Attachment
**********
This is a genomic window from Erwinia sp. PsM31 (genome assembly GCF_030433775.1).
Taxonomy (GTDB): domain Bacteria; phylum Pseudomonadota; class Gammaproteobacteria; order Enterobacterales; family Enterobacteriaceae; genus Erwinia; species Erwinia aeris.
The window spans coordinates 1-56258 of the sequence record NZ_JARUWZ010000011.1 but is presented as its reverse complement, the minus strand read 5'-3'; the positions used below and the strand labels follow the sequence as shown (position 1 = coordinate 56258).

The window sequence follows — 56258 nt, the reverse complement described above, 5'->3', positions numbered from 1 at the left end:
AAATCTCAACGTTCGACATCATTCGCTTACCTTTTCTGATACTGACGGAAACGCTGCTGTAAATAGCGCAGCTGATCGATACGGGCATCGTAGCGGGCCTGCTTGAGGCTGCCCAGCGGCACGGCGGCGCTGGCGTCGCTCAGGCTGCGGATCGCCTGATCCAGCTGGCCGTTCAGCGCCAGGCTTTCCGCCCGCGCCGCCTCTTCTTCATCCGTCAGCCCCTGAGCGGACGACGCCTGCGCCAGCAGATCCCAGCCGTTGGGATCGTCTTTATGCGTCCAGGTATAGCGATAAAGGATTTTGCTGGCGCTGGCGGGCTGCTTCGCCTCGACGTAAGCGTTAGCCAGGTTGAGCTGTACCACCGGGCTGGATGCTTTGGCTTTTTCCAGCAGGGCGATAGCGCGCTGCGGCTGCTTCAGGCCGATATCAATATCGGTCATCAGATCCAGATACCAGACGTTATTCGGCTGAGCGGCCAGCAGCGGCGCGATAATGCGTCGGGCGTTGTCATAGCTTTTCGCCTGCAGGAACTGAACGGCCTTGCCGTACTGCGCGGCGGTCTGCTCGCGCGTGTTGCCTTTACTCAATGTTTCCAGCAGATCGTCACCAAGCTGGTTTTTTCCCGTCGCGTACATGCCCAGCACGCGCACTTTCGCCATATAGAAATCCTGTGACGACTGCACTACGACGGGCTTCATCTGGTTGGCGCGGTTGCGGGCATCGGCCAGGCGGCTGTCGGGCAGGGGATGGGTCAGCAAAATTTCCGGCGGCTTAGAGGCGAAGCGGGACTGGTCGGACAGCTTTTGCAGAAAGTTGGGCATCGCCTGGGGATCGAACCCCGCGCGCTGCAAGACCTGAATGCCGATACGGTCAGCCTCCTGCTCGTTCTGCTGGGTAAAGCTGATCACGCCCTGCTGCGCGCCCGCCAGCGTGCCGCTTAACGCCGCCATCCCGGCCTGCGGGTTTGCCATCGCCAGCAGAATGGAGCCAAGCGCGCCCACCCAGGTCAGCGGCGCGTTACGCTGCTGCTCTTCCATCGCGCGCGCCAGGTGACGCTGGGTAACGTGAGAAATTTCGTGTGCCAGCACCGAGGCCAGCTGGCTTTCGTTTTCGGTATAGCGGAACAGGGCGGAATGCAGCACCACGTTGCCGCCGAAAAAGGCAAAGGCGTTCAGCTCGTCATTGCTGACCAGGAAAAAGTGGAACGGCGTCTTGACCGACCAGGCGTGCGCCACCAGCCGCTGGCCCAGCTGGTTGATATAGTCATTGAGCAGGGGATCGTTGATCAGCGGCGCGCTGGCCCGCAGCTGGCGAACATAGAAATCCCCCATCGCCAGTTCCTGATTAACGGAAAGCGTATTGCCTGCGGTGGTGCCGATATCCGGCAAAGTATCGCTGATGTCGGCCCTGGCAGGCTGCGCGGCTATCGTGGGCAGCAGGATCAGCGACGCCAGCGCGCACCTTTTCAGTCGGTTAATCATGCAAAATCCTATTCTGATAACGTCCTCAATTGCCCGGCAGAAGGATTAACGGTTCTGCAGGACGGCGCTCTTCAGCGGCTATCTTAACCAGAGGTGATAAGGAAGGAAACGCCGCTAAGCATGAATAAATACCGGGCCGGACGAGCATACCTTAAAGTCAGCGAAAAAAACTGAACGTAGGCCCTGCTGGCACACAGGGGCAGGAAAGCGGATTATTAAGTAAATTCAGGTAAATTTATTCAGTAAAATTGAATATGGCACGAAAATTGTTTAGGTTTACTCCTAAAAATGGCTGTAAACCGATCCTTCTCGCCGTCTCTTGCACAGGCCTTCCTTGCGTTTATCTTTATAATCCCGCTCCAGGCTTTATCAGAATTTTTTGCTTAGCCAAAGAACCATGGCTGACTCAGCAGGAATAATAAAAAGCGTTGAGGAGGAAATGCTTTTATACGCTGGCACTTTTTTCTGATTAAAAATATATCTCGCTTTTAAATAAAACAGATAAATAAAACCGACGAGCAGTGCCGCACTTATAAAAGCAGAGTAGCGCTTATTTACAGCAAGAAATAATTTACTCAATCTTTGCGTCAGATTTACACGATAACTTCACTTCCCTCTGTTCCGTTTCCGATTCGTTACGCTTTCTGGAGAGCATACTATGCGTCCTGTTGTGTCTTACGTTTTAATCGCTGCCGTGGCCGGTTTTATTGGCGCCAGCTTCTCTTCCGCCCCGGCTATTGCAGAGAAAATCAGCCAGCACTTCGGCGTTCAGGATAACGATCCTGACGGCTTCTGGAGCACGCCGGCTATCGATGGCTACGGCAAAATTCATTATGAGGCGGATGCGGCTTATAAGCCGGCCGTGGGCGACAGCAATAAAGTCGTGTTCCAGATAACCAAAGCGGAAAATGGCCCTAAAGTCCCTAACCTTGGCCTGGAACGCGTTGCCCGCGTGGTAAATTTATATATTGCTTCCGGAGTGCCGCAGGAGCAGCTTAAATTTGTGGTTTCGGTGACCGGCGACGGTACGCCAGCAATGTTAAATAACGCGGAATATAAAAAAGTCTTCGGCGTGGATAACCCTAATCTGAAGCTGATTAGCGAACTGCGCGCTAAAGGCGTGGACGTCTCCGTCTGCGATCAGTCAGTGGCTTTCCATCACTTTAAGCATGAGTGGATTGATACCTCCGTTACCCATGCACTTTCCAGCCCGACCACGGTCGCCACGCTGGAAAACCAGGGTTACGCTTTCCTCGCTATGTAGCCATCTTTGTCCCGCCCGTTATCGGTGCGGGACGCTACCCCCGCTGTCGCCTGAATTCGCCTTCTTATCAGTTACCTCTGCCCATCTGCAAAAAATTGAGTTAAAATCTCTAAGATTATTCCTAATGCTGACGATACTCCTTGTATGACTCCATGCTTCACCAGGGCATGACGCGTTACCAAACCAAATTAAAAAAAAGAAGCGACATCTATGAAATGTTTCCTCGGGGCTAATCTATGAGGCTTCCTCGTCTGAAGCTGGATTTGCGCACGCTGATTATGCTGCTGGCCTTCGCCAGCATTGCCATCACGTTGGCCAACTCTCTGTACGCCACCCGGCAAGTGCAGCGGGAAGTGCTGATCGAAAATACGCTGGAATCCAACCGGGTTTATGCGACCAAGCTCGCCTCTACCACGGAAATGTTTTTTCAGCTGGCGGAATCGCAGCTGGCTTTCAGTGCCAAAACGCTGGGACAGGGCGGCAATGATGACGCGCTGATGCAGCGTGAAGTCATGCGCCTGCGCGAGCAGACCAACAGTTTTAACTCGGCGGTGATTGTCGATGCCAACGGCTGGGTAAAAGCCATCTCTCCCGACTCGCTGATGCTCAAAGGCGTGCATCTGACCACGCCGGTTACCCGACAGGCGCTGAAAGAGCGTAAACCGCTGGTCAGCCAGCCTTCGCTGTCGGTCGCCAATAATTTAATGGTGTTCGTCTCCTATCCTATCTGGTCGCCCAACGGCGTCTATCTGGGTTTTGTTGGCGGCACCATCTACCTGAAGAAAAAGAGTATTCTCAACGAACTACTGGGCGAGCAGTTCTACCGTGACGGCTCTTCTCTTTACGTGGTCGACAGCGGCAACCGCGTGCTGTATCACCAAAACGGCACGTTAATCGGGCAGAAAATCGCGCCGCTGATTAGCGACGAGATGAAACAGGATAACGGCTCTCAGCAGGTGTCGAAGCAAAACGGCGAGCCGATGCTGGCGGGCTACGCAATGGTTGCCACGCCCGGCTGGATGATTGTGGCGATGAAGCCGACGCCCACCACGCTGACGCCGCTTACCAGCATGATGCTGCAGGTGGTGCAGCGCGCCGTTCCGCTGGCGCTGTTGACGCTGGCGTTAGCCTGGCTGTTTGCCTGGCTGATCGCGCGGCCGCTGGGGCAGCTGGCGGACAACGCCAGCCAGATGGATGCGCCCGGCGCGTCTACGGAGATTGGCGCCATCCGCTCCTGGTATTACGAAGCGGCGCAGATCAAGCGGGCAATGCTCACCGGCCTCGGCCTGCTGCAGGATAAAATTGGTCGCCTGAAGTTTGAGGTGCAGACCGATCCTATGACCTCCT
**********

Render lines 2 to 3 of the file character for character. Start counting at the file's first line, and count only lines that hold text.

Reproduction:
Taxonomy (GTDB): domain Bacteria; phylum Pseudomonadota; class Gammaproteobacteria; order Enterobacterales; family Enterobacteriaceae; genus Erwinia; species Erwinia aeris.
The window spans coordinates 1-56258 of the sequence record NZ_JARUWZ010000011.1 but is presented as its reverse complement, the minus strand read 5'-3'; the positions used below and the strand labels follow the sequence as shown (position 1 = coordinate 56258).